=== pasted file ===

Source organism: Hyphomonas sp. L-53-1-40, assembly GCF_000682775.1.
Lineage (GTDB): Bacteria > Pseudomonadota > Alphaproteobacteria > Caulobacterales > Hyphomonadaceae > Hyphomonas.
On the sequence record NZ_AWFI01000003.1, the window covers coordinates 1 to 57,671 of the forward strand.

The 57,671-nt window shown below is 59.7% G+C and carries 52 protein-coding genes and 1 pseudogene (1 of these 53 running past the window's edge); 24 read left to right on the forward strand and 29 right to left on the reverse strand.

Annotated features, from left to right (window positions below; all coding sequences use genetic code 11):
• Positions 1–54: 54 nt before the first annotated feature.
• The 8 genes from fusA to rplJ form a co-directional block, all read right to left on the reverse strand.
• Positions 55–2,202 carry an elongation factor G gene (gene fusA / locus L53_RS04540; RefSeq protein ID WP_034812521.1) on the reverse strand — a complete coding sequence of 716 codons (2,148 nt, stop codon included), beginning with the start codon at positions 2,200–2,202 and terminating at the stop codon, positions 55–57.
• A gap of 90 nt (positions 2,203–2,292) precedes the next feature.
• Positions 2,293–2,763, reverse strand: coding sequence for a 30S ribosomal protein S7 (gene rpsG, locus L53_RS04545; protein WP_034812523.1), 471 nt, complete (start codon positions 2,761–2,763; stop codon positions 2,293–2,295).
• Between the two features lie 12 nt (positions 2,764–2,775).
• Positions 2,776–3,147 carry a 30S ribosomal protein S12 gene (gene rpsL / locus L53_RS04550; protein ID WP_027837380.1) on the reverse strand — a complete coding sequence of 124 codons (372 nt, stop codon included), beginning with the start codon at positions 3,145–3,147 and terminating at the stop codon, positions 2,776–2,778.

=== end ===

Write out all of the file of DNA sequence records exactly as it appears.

Source organism: Hyphomonas sp. L-53-1-40, assembly GCF_000682775.1.
Lineage (GTDB): Bacteria > Pseudomonadota > Alphaproteobacteria > Caulobacterales > Hyphomonadaceae > Hyphomonas.
On the sequence record NZ_AWFI01000003.1, the window covers coordinates 1 to 57,671 of the forward strand.

The 57,671-nt window shown below is 59.7% G+C and carries 52 protein-coding genes and 1 pseudogene (1 of these 53 running past the window's edge); 24 read left to right on the forward strand and 29 right to left on the reverse strand.

Annotated features, from left to right (window positions below; all coding sequences use genetic code 11):
• Positions 1–54: 54 nt before the first annotated feature.
• The 8 genes from fusA to rplJ form a co-directional block, all read right to left on the reverse strand.
• Positions 55–2,202 carry an elongation factor G gene (gene fusA / locus L53_RS04540; RefSeq protein ID WP_034812521.1) on the reverse strand — a complete coding sequence of 716 codons (2,148 nt, stop codon included), beginning with the start codon at positions 2,200–2,202 and terminating at the stop codon, positions 55–57.
• A gap of 90 nt (positions 2,203–2,292) precedes the next feature.
• Positions 2,293–2,763, reverse strand: coding sequence for a 30S ribosomal protein S7 (gene rpsG, locus L53_RS04545; protein WP_034812523.1), 471 nt, complete (start codon positions 2,761–2,763; stop codon positions 2,293–2,295).
• Between the two features lie 12 nt (positions 2,764–2,775).
• Positions 2,776–3,147 carry a 30S ribosomal protein S12 gene (gene rpsL / locus L53_RS04550; protein ID WP_027837380.1) on the reverse strand — a complete coding sequence of 124 codons (372 nt, stop codon included), beginning with the start codon at positions 3,145–3,147 and terminating at the stop codon, positions 2,776–2,778.